by Caitlin Murphy
I had made a vague, but deeply felt decision about The Hunger Games before I even walked into thetheatre. Something about hating it. My conclusion was based on a few previews, but also my sad suspicion that Jennifer Lawrence – who I’d adored in last year’s stirring film Winter’s Bone – was about to cash in her chips in yet another hyped-up book-to-blockbuster orgy.
Even when the film moves into clichéd action-adventure waters, such as with the unleashing of over-grown pit-bulls hopped up on steroids, we are always forced to remember that this is what ‘they’, (meaning audiences, meaning us) wants. Collins has us in an interesting bind.
The film avoids an easy ending, primarily of course because this is a trilogy and there are more films to come, but I think also because it’s genuinely interested in courting complexity. I am certainly not the target demographic for The Hunger Games, and part of me wonders where the film actually ‘hits’ with the ‘kids these days’. I guess I worry that the Hollywood machine is just such a big-mouthed monolith that it can consume any dissent and simply grind it up into the same old meat. For instance, I cynically suspect that not much of the movie’s press junket has been devoted to its true themes.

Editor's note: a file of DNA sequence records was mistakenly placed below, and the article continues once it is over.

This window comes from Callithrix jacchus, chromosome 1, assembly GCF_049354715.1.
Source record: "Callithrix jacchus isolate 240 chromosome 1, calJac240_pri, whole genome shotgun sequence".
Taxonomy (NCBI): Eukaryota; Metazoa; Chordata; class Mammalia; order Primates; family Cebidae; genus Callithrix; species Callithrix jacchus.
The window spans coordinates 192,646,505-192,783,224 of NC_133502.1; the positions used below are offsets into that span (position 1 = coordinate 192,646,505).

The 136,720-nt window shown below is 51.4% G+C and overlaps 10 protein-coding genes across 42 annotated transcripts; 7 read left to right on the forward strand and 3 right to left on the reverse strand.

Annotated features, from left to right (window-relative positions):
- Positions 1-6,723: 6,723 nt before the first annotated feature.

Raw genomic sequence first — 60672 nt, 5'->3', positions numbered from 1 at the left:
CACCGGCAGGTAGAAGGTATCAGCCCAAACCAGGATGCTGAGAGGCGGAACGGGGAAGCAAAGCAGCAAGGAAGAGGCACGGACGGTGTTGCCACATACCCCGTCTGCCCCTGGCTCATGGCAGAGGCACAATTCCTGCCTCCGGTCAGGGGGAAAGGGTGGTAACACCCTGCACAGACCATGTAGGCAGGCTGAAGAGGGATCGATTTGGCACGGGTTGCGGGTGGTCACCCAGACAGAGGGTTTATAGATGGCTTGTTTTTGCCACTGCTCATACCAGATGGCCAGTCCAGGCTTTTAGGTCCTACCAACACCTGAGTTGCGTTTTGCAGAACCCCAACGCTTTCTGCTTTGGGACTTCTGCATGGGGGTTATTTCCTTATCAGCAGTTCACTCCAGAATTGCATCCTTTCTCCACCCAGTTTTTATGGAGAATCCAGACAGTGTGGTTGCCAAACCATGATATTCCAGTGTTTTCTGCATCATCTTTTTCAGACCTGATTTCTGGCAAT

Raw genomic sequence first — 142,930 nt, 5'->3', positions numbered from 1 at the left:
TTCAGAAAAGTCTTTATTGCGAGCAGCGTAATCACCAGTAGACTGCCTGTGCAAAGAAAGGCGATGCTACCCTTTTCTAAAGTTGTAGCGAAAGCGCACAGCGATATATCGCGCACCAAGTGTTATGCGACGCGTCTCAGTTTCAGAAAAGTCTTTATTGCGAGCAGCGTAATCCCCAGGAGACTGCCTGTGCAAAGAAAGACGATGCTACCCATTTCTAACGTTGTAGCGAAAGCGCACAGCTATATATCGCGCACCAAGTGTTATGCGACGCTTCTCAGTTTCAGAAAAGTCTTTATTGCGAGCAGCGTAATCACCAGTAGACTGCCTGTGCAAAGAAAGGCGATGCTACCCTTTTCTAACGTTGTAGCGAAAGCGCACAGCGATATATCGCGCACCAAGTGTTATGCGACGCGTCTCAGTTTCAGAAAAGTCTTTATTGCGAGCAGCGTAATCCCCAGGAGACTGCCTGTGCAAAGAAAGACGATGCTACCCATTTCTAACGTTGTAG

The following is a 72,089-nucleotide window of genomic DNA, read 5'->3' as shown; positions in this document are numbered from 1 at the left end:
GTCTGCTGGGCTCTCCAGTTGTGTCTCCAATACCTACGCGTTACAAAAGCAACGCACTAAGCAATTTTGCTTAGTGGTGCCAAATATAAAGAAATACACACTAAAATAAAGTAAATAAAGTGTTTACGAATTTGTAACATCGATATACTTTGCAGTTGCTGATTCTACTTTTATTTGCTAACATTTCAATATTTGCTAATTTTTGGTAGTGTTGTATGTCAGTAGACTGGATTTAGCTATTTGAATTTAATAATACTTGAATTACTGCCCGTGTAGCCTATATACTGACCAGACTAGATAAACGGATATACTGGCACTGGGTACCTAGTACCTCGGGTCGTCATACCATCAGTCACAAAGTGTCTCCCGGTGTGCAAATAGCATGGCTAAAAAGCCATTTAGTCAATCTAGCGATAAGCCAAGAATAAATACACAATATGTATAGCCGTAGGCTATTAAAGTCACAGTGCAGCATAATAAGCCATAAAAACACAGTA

Collins has said that the idea for her book arose when channel surfing; flipping between a reality t.v. show and footage of the invasion of Iraq, she noticed that the two "began to blur in this very unsettling way". This kinda of blurring is certainly disconcerting, especially because it’s everywhere, and I think it’s among the most troubling aspects of modern day existence. What I applaud most about the film is how it examines the pressures of living in a world with ideologies “gone wild” but unacknowledged. So accustomed to spectacles of competition and elimination and celebrations of the individual, we have come to ignore the most basic human truth – that we need each other. The Hunger Games has just about as much heart as it’s got bite.